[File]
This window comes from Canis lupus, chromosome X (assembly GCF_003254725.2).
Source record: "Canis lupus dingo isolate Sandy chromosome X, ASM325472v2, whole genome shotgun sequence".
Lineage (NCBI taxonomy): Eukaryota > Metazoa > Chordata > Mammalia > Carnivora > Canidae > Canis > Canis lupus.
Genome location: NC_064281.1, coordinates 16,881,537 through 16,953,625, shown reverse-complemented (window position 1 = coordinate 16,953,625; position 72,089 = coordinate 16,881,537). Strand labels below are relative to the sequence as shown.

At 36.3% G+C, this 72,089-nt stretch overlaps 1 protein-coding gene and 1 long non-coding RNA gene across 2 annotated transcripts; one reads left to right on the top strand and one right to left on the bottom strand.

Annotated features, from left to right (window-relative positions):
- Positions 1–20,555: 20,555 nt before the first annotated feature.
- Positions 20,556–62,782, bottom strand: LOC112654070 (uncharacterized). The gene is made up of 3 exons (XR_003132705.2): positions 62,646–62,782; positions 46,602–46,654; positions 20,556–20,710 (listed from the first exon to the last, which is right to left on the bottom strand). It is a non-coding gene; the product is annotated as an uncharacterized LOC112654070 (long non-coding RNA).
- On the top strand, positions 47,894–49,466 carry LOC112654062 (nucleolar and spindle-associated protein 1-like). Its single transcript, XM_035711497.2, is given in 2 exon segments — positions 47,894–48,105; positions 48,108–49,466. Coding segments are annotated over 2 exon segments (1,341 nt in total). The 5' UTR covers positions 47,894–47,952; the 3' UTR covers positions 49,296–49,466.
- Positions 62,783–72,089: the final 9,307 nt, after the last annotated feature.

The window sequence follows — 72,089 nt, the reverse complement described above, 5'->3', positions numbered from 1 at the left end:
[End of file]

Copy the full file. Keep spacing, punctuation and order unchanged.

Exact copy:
This window comes from Canis lupus, chromosome X (assembly GCF_003254725.2).
Source record: "Canis lupus dingo isolate Sandy chromosome X, ASM325472v2, whole genome shotgun sequence".
Lineage (NCBI taxonomy): Eukaryota > Metazoa > Chordata > Mammalia > Carnivora > Canidae > Canis > Canis lupus.
Genome location: NC_064281.1, coordinates 16,881,537 through 16,953,625, shown reverse-complemented (window position 1 = coordinate 16,953,625; position 72,089 = coordinate 16,881,537). Strand labels below are relative to the sequence as shown.

At 36.3% G+C, this 72,089-nt stretch overlaps 1 protein-coding gene and 1 long non-coding RNA gene across 2 annotated transcripts; one reads left to right on the top strand and one right to left on the bottom strand.

Annotated features, from left to right (window-relative positions):
- Positions 1–20,555: 20,555 nt before the first annotated feature.
- Positions 20,556–62,782, bottom strand: LOC112654070 (uncharacterized). The gene is made up of 3 exons (XR_003132705.2): positions 62,646–62,782; positions 46,602–46,654; positions 20,556–20,710 (listed from the first exon to the last, which is right to left on the bottom strand). It is a non-coding gene; the product is annotated as an uncharacterized LOC112654070 (long non-coding RNA).
- On the top strand, positions 47,894–49,466 carry LOC112654062 (nucleolar and spindle-associated protein 1-like). Its single transcript, XM_035711497.2, is given in 2 exon segments — positions 47,894–48,105; positions 48,108–49,466. Coding segments are annotated over 2 exon segments (1,341 nt in total). The 5' UTR covers positions 47,894–47,952; the 3' UTR covers positions 49,296–49,466.
- Positions 62,783–72,089: the final 9,307 nt, after the last annotated feature.

The window sequence follows — 72,089 nt, the reverse complement described above, 5'->3', positions numbered from 1 at the left end: